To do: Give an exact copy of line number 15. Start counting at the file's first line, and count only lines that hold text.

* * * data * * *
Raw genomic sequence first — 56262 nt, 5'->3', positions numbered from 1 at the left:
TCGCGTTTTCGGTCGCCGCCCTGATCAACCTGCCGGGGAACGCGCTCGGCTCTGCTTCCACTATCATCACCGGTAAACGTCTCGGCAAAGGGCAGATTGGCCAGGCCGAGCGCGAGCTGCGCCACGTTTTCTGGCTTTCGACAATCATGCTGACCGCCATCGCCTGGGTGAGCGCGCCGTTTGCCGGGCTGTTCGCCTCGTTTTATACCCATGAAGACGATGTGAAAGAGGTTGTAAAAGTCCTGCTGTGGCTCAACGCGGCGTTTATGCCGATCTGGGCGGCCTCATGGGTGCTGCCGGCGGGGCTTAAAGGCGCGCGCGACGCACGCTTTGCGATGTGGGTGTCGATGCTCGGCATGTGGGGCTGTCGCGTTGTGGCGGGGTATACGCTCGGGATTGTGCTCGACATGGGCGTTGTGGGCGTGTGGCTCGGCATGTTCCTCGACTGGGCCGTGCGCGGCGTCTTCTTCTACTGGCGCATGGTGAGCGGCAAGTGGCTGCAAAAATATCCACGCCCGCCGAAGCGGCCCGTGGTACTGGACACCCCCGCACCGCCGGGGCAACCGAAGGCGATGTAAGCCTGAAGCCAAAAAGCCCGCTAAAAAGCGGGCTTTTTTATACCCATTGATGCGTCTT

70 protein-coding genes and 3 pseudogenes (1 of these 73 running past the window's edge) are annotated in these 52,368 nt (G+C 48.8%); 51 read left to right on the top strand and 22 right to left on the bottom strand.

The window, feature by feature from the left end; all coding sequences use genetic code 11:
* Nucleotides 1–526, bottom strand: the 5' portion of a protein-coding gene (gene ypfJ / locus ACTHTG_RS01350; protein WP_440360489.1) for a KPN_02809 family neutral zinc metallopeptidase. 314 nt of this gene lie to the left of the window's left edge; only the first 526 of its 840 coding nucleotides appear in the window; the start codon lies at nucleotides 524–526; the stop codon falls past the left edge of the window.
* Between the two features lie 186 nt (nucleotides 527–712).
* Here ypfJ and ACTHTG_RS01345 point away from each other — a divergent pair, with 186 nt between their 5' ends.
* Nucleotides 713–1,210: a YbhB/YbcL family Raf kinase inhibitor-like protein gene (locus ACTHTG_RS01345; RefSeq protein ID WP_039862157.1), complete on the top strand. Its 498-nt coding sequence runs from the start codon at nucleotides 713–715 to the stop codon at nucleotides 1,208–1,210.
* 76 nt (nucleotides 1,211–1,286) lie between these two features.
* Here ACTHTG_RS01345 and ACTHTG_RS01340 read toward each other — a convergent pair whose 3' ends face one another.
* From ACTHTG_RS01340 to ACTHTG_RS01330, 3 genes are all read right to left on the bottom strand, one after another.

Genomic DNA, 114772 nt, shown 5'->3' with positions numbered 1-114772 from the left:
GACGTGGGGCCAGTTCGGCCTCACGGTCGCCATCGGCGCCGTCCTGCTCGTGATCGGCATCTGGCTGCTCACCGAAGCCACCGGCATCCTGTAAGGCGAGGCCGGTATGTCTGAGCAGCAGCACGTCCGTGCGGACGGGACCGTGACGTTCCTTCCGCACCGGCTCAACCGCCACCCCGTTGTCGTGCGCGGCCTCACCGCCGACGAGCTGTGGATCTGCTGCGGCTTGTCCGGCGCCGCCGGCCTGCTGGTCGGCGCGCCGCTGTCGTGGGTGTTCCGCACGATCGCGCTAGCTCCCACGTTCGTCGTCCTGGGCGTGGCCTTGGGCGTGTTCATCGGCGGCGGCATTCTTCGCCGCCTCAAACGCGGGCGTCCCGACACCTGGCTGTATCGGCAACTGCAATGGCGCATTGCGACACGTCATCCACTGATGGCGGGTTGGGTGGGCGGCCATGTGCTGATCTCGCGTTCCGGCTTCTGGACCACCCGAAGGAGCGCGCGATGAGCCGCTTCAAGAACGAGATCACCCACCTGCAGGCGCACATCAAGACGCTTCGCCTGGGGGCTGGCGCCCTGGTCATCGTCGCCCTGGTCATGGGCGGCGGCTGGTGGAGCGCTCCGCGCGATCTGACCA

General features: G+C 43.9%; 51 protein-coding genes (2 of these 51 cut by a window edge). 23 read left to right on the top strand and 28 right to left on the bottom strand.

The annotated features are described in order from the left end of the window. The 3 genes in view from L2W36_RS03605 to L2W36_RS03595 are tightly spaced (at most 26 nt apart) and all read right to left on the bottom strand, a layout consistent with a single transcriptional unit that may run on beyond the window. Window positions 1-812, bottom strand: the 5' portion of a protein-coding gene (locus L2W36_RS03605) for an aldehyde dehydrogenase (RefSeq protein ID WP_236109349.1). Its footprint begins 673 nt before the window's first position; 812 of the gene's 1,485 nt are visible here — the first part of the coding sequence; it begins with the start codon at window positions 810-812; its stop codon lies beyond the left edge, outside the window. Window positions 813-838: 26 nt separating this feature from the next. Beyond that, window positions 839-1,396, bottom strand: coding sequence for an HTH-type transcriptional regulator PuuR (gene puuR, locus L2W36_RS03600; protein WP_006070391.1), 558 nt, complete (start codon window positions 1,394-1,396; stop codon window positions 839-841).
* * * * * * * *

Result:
The annotated features are described in order from the left end of the window. The 3 genes in view from L2W36_RS03605 to L2W36_RS03595 are tightly spaced (at most 26 nt apart) and all read right to left on the bottom strand, a layout consistent with a single transcriptional unit that may run on beyond the window. Window positions 1-812, bottom strand: the 5' portion of a protein-coding gene (locus L2W36_RS03605) for an aldehyde dehydrogenase (RefSeq protein ID WP_236109349.1). Its footprint begins 673 nt before the window's first position; 812 of the gene's 1,485 nt are visible here — the first part of the coding sequence; it begins with the start codon at window positions 810-812; its stop codon lies beyond the left edge, outside the window. Window positions 813-838: 26 nt separating this feature from the next. Beyond that, window positions 839-1,396, bottom strand: coding sequence for an HTH-type transcriptional regulator PuuR (gene puuR, locus L2W36_RS03600; protein WP_006070391.1), 558 nt, complete (start codon window positions 1,394-1,396; stop codon window positions 839-841).